"I was wrong in (name the offense). Will you forgive me?"
Whatever the situation may be, when we apologize we must take full responsibility for the part wherein we were wrong. We may honestly feel that we were only 10 percent wrong and the other person was 90 percent wrong, but this does not excuse us from our responsibility. We are responsible to apologize for our part. Let God deal with the other person about his part.
In making an apology, we should be as brief as possible and avoid unnecessary details. We should not bring others into the matter unless it is absolutely necessary. If we are apologizing to an unsaved person, we should not try to witness to him about Christ at the same time. Our confession and apology will be witness enough at this time.
It is possible that the other person will not accept your apology nor forgive you. In this case, if you have honestly and humbly apologized and done what you could to make things right, leave the matter with God.
Make proper restitution.
If we have caused someone to suffer a loss, we must make restitution. What does it mean to "make restitution"? It means to repay the person for the loss he has suffered. We must make things right with him; otherwise, we will find it impossible to have a clear conscience before God.
For example, suppose that I have stolen something from someone. It is not enough for me to simply say, "I am sorry that I stole from you. Please forgive me." I should ask for forgiveness, but I must also seek to replace the item or repay the person for the loss he has suffered.
If we have caused someone to suffer loss, we must pay him back. If making restitution involves money, it may be that you are not able to pay it immediately. In this case, you should make arrangements to pay it as soon as you can. You may need to arrange to pay a certain amount each month until the debt is fully paid. Be sure to keep your word and do what you have promised.
Get rid of excuses.
We hate to do things that hurt our pride. For this reason we are very good at making excuses for not going to someone to apologize and ask for forgiveness. Here are some common excuses:
"I'll do something special for that person to make up for my offense."
That will not clear your offense. A man who has offended his wife by something he said or did cannot make up for it by bringing her some flowers or a box of candy. Only one thing clears an offense—a proper apology.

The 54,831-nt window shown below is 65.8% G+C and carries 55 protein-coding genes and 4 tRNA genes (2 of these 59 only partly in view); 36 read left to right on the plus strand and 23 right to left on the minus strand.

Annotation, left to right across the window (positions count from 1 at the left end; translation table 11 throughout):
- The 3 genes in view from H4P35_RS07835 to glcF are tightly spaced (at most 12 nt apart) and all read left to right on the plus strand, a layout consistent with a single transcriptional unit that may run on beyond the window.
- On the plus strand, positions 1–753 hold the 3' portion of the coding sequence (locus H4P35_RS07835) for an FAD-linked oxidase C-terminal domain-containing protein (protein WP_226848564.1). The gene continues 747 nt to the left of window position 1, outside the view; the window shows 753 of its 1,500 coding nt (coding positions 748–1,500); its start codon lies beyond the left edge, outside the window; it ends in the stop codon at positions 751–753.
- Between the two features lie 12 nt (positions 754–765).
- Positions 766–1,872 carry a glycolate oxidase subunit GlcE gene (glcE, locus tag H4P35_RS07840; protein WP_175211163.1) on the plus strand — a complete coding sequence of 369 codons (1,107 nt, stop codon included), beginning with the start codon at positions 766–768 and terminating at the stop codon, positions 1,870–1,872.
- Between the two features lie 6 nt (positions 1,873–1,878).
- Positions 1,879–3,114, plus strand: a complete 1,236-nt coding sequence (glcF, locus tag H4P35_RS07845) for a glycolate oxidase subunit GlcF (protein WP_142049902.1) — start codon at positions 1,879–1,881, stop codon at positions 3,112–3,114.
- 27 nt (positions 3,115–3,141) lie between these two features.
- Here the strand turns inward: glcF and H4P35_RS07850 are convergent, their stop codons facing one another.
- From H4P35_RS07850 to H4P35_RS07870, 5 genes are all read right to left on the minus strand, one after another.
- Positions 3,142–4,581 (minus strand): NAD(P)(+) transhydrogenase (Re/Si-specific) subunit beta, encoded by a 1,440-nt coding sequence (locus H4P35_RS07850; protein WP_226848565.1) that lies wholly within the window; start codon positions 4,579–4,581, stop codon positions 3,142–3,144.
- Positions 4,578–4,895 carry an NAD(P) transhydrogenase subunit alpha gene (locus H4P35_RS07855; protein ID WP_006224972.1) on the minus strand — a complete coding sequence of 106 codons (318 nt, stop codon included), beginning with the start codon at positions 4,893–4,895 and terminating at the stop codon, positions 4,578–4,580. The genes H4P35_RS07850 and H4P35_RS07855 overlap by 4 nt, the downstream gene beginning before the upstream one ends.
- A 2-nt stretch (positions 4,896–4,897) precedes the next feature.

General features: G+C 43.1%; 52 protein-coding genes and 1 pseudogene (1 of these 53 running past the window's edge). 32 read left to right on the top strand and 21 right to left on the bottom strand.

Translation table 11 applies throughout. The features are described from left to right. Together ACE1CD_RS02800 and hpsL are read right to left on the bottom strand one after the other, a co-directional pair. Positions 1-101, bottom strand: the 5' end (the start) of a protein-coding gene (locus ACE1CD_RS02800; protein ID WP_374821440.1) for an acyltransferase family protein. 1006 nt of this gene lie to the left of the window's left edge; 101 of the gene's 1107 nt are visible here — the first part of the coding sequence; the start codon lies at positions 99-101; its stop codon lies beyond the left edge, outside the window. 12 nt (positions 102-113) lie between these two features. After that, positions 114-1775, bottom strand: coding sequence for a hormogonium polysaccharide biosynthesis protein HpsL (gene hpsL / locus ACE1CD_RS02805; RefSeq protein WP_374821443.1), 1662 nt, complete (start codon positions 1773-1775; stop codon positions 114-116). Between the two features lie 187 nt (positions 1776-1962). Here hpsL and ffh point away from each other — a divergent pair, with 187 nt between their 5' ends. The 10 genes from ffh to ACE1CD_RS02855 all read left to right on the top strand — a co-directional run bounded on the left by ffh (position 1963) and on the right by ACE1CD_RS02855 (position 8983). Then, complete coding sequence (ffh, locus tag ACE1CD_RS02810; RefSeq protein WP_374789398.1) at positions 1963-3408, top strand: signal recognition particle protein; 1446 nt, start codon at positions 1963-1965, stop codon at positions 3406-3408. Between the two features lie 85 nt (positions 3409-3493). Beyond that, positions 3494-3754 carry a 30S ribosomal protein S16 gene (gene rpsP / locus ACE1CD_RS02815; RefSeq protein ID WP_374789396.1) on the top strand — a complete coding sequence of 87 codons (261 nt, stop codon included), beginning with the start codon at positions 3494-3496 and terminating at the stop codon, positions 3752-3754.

"I'll do it later."
Putting things off is one of the great enemies of a clear conscience. Jesus said, "Agree with your adversary quickly." This means: Do what you should do NOW.
"The other person was more wrong than I was."
That may be true, but you are still responsible for the part wherein you were wrong. When you apologize for your part, you may find that the other person will apologize for his part. Somebody has to take the first step. Why not let it be you?
"It's really such a small thing."
It is not small if God is speaking to you about it. If it is on your conscience, it is big enough to be taken care of.
"It happened such a long time ago."
Perhaps so, but if the Lord has brought it to your mind, you must deal with it. Most of the time, you will find that the other person remembers it very clearly.
"Things have gotten better."
They may have, but that does not clear the offense.
"He won't understand."
Whether or not he understands is not the point. You must obey God and do what He tells you to do.
"He is not a Christian. What will he think of me?"
He may think that, at last, he has found a real Christian—one who is honest enough and humble enough to admit that he was wrong and to apologize. Of course, he may react differently, but regardless of what he may think of you, you must obey the Lord.
Obey God NOW!
Now that you know what to do in order to gain a clear conscience, it is important that you do it. The Bible says,
"If you know these things, blessed are you if you do them." John 13:17
Begin now making things right with others. It is important that you go first to those you have offended most. Begin with Number 1 on your list. Go to that person and ask his forgiveness. Then go to Number 2, and on down the list.
You must deal faithfully with your offenses, one by one, until you have dealt with every offense. Some people may think that you are doing some things that are unnecessary. But you are not doing these things to please others; you are doing them to please the Lord. You must not allow anything to hinder you from obeying the Lord. A clear conscience is worth whatever it may cost.
When you have faithfully confessed your sins to God and faithfully dealt with your sins against others, it will seem as though a great burden has been lifted from you. You will know that inner freedom of spirit that comes from knowing that you are right with God and right with your fellow man.